The star gives some insights into how she prepared for the role that landed her an Oscar.
SBS Film
2 Mar 2015 - 11:59 AM  UPDATED 1 Jan 2021 - 5:50 PM

From the moment Still Alice world premiered at the Toronto International Film Festival, Julianne Moore became the favourite to win the Oscar for her performance of a woman with early onset Alzheimer’s. Which of course she did. But before this win, Moore was incredibly unlucky with Oscar. In 2007, should Kim Basinger have won for best supporting actress in L.A. Confidential over Moore’s Amber Waves in Boogie Nights? In 2002, Moore had two nominations, one for best actress for Far From Heaven and another for best supporting actress in The Hours. She lost both, to Nicole Kidman (The Hours) and Catherine Zeta-Jones (Chicago), respectively. 

Robert Pattinson, whose chauffeur had backseat sex with Moore’s washed-up Hollywood star in Maps to the Stars, was convinced it was time.

“It’s, like, ridiculous. Every year Julianne is unbelievable in something. She has such high quality control and never does a bad performance, ever. I don’t understand how it’s possible that she hasn’t ever won.”

Fortunately, that has now changed. 

In Still Alice, Moore plays Dr. Alice Howland, a psychologist and academic who gradually loses all her abilities while her husband, Dr. John Howland (Alec Baldwin), and daughters, Anna (Kate Boswell) and particularly her youngest daughter Lydia (a stunning Kristen Stewart), offer her support. What’s different from Sarah Polley’s excellent and similarly themed 2006 movie Away From Her is that we see the disease from the sufferer’s point of view.

As usual, Moore did her research to get inside her character’s head.

“I was really bowled over by the generosity of everyone I spoke to, from the Alzheimer’s Association all the way down to the researchers, to the clinicians and the patients including people who’d just been diagnosed,” she explains.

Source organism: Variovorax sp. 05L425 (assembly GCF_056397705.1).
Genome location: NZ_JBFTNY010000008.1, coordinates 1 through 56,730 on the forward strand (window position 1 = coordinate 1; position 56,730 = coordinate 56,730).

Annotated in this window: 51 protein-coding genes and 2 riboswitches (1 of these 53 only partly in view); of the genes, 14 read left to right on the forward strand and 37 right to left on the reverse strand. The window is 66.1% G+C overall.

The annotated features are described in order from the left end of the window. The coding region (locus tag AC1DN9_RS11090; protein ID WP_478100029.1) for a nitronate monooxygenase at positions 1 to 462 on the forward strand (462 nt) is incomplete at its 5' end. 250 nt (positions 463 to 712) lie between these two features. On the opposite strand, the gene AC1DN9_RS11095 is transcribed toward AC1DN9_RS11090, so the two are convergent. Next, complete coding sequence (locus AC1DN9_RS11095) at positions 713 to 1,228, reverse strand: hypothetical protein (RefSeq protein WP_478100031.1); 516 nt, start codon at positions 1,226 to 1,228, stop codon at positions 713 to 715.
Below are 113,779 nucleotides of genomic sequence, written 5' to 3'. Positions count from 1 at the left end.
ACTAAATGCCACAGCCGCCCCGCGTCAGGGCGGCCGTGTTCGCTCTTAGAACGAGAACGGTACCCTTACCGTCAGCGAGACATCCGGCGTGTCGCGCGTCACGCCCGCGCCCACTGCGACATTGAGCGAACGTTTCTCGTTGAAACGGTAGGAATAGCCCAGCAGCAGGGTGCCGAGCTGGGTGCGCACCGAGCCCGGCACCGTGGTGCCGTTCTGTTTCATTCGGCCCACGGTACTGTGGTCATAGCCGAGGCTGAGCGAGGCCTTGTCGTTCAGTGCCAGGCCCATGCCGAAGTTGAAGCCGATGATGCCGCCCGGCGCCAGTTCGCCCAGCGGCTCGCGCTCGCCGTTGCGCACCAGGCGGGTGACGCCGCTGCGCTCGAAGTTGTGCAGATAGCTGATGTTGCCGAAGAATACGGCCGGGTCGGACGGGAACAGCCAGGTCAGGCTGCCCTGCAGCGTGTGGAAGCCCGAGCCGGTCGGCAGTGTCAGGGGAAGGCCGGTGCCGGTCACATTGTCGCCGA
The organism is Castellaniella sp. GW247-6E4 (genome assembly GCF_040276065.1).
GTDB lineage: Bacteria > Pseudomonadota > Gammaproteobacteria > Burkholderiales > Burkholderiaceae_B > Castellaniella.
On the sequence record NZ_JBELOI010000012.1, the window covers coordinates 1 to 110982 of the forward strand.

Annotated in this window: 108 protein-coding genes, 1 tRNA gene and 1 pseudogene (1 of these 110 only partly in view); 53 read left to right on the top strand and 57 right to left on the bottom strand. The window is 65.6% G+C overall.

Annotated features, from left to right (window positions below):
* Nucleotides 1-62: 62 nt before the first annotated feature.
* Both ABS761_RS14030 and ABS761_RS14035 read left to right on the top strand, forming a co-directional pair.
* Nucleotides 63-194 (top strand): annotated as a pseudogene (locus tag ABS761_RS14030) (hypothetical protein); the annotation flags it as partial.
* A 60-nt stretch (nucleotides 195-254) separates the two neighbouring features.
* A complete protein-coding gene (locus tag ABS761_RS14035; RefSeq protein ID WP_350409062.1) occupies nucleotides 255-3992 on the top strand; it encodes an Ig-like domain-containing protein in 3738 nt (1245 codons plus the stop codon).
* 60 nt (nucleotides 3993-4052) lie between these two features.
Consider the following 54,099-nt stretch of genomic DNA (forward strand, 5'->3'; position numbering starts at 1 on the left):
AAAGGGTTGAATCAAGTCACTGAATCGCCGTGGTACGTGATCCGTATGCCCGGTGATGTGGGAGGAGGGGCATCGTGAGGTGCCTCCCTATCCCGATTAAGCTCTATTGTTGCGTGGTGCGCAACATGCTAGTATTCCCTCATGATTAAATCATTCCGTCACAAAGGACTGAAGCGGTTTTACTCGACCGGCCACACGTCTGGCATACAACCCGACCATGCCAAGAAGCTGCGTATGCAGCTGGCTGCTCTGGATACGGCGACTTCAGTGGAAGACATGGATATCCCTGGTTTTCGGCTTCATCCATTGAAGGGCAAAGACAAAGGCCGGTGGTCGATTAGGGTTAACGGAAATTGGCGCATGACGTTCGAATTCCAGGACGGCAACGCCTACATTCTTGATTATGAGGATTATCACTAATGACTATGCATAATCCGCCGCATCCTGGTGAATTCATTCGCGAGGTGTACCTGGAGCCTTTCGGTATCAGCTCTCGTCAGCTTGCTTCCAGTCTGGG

“I had Skype calls with women all across the country who had been diagnosed within a year or five years, I spent time with support groups, I went to a voluntary care facility and I met care workers and family members. What I was struck by was how willing, how generous, everyone was in their communication about the disease and what it was like to live with it.

“The most moving was hearing people try to articulate what it felt like to no longer have the cognitive functions they once had at their fingertips. When you watch someone struggle to articulate those things to you when they’ve lost that amount of articulation, it’s an immense amount of feeling and also an immense amount of trust on their part to try to communicate that. So I will forever be grateful to everyone I met. It was an amazing experience for me. Honestly.”

The film is based on the 2007 novel by Lisa Genova.

“My grandmother had Alzheimer’s and she was in her 80s,” explains Genova, “and like a lot of families, we just assumed that dementia was a normal part of ageing. So we sort of let it go on for quite a long time before it was really quite serious and she was diagnosed with Alzheimer’s.

"My background is as a neuroscientist; I’m really not supposed to do any of this [artsy stuff]. I used to do brain research and so as a neuroscientist in my big Italian family I figured I’d look into Alzheimer’s and pass that education along to my aunts and my parents to better take care of her. But everything I read was very clinical. It felt like homework and was so intellectual. It was written from someone on the outside looking in like a scientist, a caregiver or social worker. So I was left not knowing what it felt like to have Alzheimer’s. I wanted to feel, to understand with my heart and not just my head. So that was the seed for the book.”

The film was written and directed by Wash Westmoreland and Richard Glatzer. Glatzer suffers with another progressive neurodegenerative disease, Amyotrophic lateral sclerosis (ALS) or Lou Gehrig’s Disease.

“ALS has some similarities in the way it puts barriers in between the person and the world and in how it’s important to hang onto yourself,” Westmoreland notes. “Richard brought a lot of his personal experience into the writing and he directed the movie on an iPad using a text-to-speech program.

“We had to work out how to get into Alice’s head as the story unfolds so you’re with her at every emotional moment. We sent off the first draft to Lisa and we were nervous because it’s her baby. We were like foster parents. But no one was more supportive; she was an amazing cheerleader every step of the way.”


Watch 'Still Alice'

Monday 4 January, 9:30pm on SBS World Movies (streaming after at SBS on Demand)

USA, 2014
Genre: Drama
Language: English
Director: Richard Glatzer, Wash Westmoreland
Starring: Julianne Moore, Kristen Stewart, Kate Bosworth, Shane McRae, Alec Baldwin

Still Alice review
A dignified story of personal decline

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